Swapping motorcycles for donkeys to deliver life-saving vaccines in central Mali
Amidst growing insecurity, health workers do what it takes to vaccinate children.
MOPTI, Mali ─ Mamadou, 29, travels for hours on a donkey-drawn cart under the hot midday sun. On his lap he carries a white insulated box. After filling it up with life-saving vaccines, he sets out on a sandy path to meet Aissata and her three-month-old daughter, Mariam, in the small village of Kankelena.
Growing insecurity in Mali’s central region of Mopti makes it challenging for mothers like Aissata to keep their children healthy. Walking to the nearest health centre is often too far and dangerous. And transport is too costly for many.
"I have enormous difficulties getting to the health centre,” says Aissata. “On top of the distance and the very degraded state of the path to get there, there's the insecurity. We want to bring our children to the health centre, but because of the insecurity, we are very scared."
In addition, transport options are fewer than they used to be. As a security measure, motorcycles have been banned between towns (militant groups are known for using them).
As a result, health workers like Mamadou have swapped motorcycles for donkeys to deliver life-saving vaccines. Others have resorted to horse carts or, when water is a barrier, wooden dugouts (boats made from a hollowed tree trunk).
"Life conditions here are very difficult because of the increasing insecurity. Women and children are the ones suffering the most. This is what motivates me to do what I do."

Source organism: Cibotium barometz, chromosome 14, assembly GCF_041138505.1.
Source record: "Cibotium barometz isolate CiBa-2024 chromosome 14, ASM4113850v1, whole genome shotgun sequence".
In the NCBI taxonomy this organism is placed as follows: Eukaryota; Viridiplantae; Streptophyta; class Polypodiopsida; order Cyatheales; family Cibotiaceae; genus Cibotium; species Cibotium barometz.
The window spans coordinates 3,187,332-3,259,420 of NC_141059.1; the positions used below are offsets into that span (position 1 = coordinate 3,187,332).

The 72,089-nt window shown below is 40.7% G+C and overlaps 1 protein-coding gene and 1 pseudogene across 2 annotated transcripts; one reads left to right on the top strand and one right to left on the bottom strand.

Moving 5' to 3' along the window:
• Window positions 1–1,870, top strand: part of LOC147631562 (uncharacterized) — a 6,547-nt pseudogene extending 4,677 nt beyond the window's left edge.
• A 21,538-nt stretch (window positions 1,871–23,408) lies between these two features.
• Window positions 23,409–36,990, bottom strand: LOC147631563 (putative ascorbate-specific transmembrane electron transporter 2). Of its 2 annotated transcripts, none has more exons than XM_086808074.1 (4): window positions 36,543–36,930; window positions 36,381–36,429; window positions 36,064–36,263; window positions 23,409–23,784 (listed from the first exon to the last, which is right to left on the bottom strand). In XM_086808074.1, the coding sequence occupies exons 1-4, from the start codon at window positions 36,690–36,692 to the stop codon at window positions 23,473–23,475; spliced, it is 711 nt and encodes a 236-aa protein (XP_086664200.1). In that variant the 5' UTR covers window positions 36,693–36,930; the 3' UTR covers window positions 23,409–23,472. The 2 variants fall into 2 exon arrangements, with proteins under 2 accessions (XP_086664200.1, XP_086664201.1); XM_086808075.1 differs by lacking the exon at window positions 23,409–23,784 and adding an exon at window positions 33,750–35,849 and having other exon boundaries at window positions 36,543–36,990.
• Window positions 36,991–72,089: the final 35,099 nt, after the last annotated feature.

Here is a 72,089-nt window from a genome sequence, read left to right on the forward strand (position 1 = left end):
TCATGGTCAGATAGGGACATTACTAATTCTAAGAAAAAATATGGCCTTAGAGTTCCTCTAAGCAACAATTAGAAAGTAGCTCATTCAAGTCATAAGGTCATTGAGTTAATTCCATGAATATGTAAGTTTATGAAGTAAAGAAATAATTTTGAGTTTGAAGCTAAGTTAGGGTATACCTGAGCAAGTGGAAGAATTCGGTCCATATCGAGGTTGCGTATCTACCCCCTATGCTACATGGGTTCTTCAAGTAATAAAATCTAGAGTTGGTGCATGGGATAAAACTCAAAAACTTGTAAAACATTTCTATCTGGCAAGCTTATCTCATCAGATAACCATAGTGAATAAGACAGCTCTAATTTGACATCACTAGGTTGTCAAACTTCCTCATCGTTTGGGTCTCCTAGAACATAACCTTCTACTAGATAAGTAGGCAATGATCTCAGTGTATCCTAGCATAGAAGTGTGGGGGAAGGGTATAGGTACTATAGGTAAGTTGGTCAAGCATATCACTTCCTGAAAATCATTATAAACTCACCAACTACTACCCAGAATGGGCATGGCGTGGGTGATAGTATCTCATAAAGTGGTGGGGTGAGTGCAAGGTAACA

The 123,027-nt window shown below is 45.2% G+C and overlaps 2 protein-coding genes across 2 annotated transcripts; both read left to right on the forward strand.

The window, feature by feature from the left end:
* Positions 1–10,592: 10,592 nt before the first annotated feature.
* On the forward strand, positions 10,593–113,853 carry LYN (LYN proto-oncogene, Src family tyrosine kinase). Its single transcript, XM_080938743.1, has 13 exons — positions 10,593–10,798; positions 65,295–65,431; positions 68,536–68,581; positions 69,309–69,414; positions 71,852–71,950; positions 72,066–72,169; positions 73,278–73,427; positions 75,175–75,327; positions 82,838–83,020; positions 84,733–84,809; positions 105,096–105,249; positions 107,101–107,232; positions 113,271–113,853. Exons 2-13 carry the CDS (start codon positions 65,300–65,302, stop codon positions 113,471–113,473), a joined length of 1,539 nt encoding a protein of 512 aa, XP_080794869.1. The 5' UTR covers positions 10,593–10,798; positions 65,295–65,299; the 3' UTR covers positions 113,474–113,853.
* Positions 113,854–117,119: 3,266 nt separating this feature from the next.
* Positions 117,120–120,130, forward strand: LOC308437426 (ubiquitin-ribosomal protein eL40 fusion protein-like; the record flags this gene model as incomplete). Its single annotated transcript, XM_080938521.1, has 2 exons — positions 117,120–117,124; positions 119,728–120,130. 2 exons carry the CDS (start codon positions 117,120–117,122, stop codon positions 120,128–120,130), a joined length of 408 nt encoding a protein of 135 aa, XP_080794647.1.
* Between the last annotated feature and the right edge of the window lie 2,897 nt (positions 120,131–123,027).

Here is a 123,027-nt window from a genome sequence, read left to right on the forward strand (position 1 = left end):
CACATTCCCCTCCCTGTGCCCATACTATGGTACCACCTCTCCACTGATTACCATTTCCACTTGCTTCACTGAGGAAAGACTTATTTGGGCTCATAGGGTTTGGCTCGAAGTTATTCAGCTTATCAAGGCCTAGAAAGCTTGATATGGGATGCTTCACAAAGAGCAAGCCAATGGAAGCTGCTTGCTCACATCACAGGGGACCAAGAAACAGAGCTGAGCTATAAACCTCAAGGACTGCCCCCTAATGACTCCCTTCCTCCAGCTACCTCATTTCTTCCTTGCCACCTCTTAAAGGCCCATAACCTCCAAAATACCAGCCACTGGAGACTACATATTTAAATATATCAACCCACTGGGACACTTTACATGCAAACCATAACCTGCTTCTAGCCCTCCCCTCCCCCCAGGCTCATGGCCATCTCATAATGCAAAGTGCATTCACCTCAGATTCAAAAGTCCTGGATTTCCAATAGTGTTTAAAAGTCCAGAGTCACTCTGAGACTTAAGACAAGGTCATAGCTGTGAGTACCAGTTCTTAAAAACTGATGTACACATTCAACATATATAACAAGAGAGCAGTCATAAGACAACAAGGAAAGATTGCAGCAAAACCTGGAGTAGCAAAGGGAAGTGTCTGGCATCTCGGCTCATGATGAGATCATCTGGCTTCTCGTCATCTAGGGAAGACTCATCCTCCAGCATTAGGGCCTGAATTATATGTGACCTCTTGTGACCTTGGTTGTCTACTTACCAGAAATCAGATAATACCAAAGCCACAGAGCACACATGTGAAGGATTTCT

Going the extra mile can save a child’s life
Aissata lost her first child to an undiagnosed illness. Unfortunately, she is not alone. In her village, many other parents have experienced the same tragedy. But even more tragically, some parents lost their children to diseases that are fully preventable ─ like measles.
“We had a measles epidemic in our health district just one month ago,” says Mamadou. Aissata’s third child was among the children who got infected. “He had pimples all over his body and face. He had fever and was very sick. He almost died,” she explains. “I was so afraid… Since then, I make sure all my children are vaccinated.”
Mopti is among the regions in Mali with one of the lowest levels of fully vaccinated children ─ only 37 per cent are. And since the security situation in the region deteriorated, the number of unvaccinated children has increased as much as four times, exceeding 70,000 children. Access is the biggest problem. Bringing healthcare as close as possible to children’s homes is a practical solution.
Having Mamadou come directly to her home makes all the difference to Aissata. "This door-to-door vaccination is a very good initiative. The vaccinator comes to us – we don’t have to put our children's lives, and our lives, in danger."
Once little Mariam and the other small children in the village have been vaccinated against measles, Mamadou packs up his vaccine box and gets ready to leave. He knows he has to make it home before the sun sets again. As he says goodbye, he reassures the mothers of Kankelena village. He will be back next month.
The sharp deterioration of the humanitarian situation in Mali’s central region of Mopti is increasingly affecting the most vulnerable children. UNICEF works closely with the Ministry of Health; Gavi, the Vaccine Alliance; and the World Health Organization to provide life-saving vaccines against polio, measles and tetanus to children and women. UNICEF and its partners are targeting 11 districts with the largest number of unvaccinated children, including in the Kayes region. In 2018, UNICEF worked with partners to vaccinate over 700,000 children against measles in Mali.